Disregarded and abused in some way by so many people who should have loved her, Catie’s self-concept has been crushed. She can’t see her own worth. Her new colleague and friend Marcy sees it. All that Catie has survived, all that she has become–mother, caregiver to children orphaned or abandoned or delivered to daycare by loving parents off to work, devout Greek Catholic buoyed by her faith, selfless weaver, supportive friend–Marcy believes has made Catie a true, real-life Wonder Woman. Catie thinks Marcy is ridiculous.
What Do You See In Yourself?
It’s an all-too-human reaction to internalize what the world does to us and says to us. Because we face struggles, abuse, mental illness, physical illness, disability, chronic stress, and the ordinary challenges of daily life, we sometimes, somehow, blame ourselves. Our problems become our self-concept; indeed, we often use them to define ourselves. We look at others who seem to have it all together, and we wonder what’s wrong with us. We don’t realize that we’re so focused on our perceived shortcomings that we don’t see our many strengths. We don’t acknowledge the fact that we are alive and moving forward. We don’t see the superheroes that we are.
We see instead others’ strengths and abilities. We see their smiles, and we offer smiles of our own. We sometimes don’t realize that behind people’s silent smiles lie stories of both struggle and triumph. Behind silent smiles lies the depth of our humanity — and our super-humanity.
In honor of the release of Behind Silent Smiles, I offer you a sneak peek into this real-life Wonder Woman:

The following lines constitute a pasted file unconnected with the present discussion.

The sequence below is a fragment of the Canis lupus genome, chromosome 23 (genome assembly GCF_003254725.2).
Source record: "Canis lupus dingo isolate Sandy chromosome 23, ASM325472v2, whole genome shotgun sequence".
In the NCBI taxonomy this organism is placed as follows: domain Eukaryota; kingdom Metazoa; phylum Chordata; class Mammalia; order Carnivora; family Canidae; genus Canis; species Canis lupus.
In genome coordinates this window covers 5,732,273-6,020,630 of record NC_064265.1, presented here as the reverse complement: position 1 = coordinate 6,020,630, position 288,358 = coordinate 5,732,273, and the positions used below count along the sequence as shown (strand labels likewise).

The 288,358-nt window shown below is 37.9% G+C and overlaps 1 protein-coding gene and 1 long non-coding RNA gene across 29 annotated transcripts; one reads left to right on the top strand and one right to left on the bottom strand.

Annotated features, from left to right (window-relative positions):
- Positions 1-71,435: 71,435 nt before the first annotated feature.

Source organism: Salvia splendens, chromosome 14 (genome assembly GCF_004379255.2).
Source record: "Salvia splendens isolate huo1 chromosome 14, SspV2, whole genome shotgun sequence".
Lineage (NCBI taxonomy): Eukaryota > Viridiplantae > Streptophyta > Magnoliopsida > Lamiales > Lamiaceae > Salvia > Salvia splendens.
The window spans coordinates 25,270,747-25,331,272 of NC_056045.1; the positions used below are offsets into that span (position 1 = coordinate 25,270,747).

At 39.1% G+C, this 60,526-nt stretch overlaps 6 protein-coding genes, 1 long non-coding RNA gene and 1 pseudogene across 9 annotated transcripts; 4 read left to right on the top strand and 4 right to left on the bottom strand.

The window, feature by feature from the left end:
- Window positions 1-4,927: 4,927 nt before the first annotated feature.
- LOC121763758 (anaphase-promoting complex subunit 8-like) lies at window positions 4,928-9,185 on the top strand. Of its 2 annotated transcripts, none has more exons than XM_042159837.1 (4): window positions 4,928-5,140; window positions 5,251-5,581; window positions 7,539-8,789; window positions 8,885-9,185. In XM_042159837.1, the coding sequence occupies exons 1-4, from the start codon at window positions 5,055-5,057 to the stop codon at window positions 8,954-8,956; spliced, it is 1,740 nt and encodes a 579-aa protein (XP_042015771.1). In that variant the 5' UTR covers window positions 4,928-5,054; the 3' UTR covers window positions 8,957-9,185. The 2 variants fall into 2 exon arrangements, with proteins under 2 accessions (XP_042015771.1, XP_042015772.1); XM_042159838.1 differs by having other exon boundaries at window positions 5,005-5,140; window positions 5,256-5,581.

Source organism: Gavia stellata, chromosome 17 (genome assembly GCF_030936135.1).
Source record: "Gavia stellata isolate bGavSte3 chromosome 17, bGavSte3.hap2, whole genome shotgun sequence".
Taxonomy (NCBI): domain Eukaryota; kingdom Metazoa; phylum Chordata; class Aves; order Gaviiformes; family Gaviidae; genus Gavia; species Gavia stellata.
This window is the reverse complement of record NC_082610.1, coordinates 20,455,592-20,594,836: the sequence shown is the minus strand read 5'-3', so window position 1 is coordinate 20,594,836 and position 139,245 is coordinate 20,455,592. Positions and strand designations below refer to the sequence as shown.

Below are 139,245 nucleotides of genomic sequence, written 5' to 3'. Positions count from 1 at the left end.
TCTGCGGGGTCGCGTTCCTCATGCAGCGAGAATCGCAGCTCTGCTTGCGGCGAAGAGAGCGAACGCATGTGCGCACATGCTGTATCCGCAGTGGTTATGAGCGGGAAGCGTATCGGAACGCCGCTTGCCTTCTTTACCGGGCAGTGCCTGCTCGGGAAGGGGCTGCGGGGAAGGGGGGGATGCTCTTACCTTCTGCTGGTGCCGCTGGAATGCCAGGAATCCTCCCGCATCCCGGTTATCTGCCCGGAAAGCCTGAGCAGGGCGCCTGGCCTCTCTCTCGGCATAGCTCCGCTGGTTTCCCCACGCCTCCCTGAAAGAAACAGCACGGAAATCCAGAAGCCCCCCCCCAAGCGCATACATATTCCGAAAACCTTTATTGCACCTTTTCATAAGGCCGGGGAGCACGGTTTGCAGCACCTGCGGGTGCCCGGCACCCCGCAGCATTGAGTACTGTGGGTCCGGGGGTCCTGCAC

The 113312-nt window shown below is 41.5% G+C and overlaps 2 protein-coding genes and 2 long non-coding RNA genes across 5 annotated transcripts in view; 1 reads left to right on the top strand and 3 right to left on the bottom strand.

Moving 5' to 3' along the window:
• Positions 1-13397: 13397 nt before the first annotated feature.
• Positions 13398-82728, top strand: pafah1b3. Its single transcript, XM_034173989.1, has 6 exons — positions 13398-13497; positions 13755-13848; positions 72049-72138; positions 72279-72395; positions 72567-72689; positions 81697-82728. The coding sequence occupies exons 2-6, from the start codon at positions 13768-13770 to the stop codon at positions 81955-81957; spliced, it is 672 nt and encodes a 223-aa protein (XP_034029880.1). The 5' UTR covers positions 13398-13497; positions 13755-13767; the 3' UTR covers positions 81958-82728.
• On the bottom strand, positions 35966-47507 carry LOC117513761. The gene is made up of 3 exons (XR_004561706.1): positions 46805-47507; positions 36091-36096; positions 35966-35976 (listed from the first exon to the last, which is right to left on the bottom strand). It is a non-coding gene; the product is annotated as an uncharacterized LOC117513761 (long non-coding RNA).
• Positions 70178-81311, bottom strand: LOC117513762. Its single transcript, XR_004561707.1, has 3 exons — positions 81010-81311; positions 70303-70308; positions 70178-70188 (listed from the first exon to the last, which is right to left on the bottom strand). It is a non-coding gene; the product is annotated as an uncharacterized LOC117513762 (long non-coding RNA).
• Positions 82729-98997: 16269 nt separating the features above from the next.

She and Filip hadn’t found anyplace to be safe that night. All these years and a lifetime later, it felt like she were still searching, fruitlessly, for a place to be safe. She was searching when she met Dumitru, she searched all the while she was with him, and she was searching when she came to this new country. And she still felt like she hadn’t found one.
She had been sitting in a rocking chair and feeding an infant—she couldn’t remember her name at the moment—as she talked to Marcy. Now the baby wriggled and fussed, and Catie became aware that she was agitated, rocking the chair too fast and bouncing her leg up and down. She dropped the bottle because her hand wouldn’t grasp it tightly enough. Marcy spoke to her, but Catie didn’t know what she said. She didn’t want to know. Marcy reached down and tenderly lifted the baby off of Catie’s lap.
“No! Don’t take her away from me. I can take care of her. I can love her properly. Let me show you.” She reached for the baby, but Marcy was already placing the baby in a crib.
“Of course you can, Catie. I meant it when I said that you are have a special touch. Right now you seem very distressed. Are you okay? I think you need to go take a break.”